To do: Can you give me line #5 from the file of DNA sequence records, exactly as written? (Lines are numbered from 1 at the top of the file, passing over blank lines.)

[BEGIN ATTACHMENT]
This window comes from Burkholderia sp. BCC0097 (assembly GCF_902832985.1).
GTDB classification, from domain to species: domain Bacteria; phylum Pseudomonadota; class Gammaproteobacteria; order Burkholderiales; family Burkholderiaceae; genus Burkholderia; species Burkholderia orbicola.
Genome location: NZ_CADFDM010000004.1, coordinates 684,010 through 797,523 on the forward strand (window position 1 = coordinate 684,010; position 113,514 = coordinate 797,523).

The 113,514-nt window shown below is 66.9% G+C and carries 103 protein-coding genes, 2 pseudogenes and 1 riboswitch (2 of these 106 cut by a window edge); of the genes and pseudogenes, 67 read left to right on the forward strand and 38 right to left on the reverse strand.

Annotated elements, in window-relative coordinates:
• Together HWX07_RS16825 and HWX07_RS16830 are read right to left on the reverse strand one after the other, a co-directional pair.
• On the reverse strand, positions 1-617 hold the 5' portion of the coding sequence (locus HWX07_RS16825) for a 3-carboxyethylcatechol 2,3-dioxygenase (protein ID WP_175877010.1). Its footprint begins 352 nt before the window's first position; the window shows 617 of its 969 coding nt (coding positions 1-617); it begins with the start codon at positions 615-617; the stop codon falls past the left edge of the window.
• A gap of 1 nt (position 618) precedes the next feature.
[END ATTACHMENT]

Annotated elements, in window-relative coordinates: